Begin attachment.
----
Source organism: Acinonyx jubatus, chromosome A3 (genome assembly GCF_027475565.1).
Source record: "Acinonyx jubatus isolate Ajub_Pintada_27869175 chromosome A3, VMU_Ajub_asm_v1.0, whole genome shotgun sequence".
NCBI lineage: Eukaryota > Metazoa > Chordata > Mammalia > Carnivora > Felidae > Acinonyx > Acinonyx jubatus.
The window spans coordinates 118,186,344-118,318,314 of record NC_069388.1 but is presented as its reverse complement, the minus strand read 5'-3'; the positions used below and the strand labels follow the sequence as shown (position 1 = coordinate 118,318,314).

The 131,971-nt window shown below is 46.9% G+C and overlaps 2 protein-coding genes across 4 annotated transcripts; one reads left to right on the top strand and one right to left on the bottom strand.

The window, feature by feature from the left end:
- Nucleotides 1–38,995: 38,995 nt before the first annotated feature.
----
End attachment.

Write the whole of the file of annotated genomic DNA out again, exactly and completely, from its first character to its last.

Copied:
Source organism: Acinonyx jubatus, chromosome A3 (genome assembly GCF_027475565.1).
Source record: "Acinonyx jubatus isolate Ajub_Pintada_27869175 chromosome A3, VMU_Ajub_asm_v1.0, whole genome shotgun sequence".
NCBI lineage: Eukaryota > Metazoa > Chordata > Mammalia > Carnivora > Felidae > Acinonyx > Acinonyx jubatus.
The window spans coordinates 118,186,344-118,318,314 of record NC_069388.1 but is presented as its reverse complement, the minus strand read 5'-3'; the positions used below and the strand labels follow the sequence as shown (position 1 = coordinate 118,318,314).

The 131,971-nt window shown below is 46.9% G+C and overlaps 2 protein-coding genes across 4 annotated transcripts; one reads left to right on the top strand and one right to left on the bottom strand.

The window, feature by feature from the left end:
- Nucleotides 1–38,995: 38,995 nt before the first annotated feature.